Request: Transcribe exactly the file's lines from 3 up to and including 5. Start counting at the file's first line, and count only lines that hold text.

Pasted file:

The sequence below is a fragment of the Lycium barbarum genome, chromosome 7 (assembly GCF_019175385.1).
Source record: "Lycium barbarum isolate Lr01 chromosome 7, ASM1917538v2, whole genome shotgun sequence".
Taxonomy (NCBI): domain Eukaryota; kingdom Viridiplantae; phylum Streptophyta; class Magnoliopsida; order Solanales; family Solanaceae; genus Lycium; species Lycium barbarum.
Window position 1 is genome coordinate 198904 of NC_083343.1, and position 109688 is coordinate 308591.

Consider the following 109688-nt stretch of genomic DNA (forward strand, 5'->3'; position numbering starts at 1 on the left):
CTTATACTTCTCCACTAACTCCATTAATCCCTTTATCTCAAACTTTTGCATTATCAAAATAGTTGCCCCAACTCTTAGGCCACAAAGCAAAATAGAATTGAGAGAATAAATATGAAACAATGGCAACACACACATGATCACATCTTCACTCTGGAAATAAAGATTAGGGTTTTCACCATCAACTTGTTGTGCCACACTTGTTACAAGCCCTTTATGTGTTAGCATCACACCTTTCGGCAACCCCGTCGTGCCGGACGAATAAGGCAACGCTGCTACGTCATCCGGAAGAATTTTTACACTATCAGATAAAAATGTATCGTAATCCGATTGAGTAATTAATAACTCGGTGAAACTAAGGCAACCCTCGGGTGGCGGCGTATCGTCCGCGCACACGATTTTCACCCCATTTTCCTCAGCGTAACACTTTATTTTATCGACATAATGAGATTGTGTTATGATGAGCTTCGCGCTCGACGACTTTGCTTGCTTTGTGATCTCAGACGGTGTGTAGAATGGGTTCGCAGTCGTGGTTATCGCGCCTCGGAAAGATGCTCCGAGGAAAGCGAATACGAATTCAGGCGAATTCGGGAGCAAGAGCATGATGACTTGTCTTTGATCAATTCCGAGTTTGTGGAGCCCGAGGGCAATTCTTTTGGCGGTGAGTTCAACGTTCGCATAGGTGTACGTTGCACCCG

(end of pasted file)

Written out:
Taxonomy (NCBI): domain Eukaryota; kingdom Viridiplantae; phylum Streptophyta; class Magnoliopsida; order Solanales; family Solanaceae; genus Lycium; species Lycium barbarum.
Window position 1 is genome coordinate 198904 of NC_083343.1, and position 109688 is coordinate 308591.

Consider the following 109688-nt stretch of genomic DNA (forward strand, 5'->3'; position numbering starts at 1 on the left):